On June 22, 2023, Governor Josh Green, M.D., of Hawaiʻi signed S.B. 674 into law, which authorizes the State to enter into the Interstate Medical Licensure Compact (IMLC). The IMLC is an agreement among member-states [and territories] to streamline licensure for physicians who wish to practice in multiple states. The expansion of telehealth facilitated state medical board efforts to expedite traditional licensure processes for qualified out-of-state physicians.
The IMLC became operational in 2017 with the intention to: increase access to health care, recognize the advances in the delivery of healthcare, affirm that the practice of medicine occurs where the patient is located at the time of the physician-patient encounter, increase medical license portability, and ensure patient safety.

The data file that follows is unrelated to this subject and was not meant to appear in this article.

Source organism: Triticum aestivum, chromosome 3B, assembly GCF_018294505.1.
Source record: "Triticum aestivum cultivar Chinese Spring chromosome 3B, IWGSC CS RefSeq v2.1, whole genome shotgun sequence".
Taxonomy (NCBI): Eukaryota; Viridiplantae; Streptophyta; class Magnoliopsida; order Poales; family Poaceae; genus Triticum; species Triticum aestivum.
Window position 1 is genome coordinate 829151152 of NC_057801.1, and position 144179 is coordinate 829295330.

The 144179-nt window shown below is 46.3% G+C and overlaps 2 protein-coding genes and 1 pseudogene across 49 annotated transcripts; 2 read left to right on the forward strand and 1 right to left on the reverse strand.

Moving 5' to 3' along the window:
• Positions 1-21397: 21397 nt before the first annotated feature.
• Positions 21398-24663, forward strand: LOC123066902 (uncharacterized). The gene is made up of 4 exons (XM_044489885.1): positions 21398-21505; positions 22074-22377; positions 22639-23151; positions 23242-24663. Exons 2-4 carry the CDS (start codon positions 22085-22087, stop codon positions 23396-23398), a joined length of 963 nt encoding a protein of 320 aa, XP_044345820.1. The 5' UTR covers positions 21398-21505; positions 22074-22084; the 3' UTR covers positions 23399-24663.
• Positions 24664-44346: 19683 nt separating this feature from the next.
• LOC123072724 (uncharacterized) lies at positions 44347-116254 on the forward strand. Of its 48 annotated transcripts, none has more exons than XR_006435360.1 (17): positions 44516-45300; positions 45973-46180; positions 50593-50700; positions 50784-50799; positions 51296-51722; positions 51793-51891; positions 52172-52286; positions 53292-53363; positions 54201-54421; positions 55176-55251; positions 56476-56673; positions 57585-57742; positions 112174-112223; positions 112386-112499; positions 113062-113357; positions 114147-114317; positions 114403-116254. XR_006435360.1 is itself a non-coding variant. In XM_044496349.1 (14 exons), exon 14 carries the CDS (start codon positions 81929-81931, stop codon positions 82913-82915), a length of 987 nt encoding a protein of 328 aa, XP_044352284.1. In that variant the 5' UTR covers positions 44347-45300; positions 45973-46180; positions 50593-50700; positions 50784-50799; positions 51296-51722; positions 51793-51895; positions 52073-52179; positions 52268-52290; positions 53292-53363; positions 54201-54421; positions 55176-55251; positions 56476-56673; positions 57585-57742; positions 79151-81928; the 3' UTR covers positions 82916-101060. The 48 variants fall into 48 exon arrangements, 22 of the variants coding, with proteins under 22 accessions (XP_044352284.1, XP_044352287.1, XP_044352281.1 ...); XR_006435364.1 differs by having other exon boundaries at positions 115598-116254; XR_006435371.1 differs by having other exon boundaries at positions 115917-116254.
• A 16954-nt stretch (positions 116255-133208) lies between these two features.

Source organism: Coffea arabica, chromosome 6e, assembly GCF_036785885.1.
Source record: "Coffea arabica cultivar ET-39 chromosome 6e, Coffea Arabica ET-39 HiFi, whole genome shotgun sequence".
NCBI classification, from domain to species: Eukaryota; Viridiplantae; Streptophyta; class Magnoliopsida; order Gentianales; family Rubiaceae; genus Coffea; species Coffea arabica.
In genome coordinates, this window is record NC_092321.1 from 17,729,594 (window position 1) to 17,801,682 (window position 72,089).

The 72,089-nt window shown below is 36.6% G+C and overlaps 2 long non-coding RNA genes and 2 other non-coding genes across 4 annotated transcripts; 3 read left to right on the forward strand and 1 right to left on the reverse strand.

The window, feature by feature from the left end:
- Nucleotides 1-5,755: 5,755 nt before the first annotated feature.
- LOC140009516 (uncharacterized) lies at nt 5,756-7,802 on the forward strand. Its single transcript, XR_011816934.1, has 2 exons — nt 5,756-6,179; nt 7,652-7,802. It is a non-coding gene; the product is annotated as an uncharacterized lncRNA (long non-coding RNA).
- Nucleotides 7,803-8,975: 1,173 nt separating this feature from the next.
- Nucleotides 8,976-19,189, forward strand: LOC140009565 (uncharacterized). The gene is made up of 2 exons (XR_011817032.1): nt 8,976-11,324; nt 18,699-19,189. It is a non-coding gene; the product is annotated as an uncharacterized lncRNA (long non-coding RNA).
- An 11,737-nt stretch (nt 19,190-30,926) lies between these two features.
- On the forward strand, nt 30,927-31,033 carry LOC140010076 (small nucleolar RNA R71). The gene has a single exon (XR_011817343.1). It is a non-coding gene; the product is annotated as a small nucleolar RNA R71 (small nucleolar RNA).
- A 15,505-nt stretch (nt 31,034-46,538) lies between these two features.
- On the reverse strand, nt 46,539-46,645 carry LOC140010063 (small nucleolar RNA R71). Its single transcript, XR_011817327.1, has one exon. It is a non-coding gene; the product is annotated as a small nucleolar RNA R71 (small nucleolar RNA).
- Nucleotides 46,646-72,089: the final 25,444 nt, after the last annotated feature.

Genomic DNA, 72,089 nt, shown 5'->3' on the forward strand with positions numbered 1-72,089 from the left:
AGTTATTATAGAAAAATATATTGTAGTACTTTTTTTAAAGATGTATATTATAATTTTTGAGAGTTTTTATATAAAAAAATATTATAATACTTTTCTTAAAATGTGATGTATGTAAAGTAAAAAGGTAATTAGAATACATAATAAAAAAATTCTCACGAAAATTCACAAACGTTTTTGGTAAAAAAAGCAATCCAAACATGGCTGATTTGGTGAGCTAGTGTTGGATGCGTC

Member-states are still solely responsible for the issuance of individual medical licenses. For example, S.B. 674 provides that the IMLC merely “creates another pathway for licensure and does not otherwise change a state’s existing Medical Practice Act.” Member-state medical boards also “retain the jurisdiction to impose an adverse action against a license to practice medicine in that state issued to a physician through the procedures in the [IMLC].” Per S.B. 674, Hawaiʻi joins 37 other states, the District of Columbia, and Guam as members of the IMLC. Many states are moving towards a more uniform national standard for medical licensure portability to attempt to address the need for accessible health care.
The question that still remains is whether this adequately addresses a crucial need for accessible health care in the face of a significant physician shortage. As more states adopt this approach, data should begin to show whether these practices are beneficial and lead to better health care accessibility.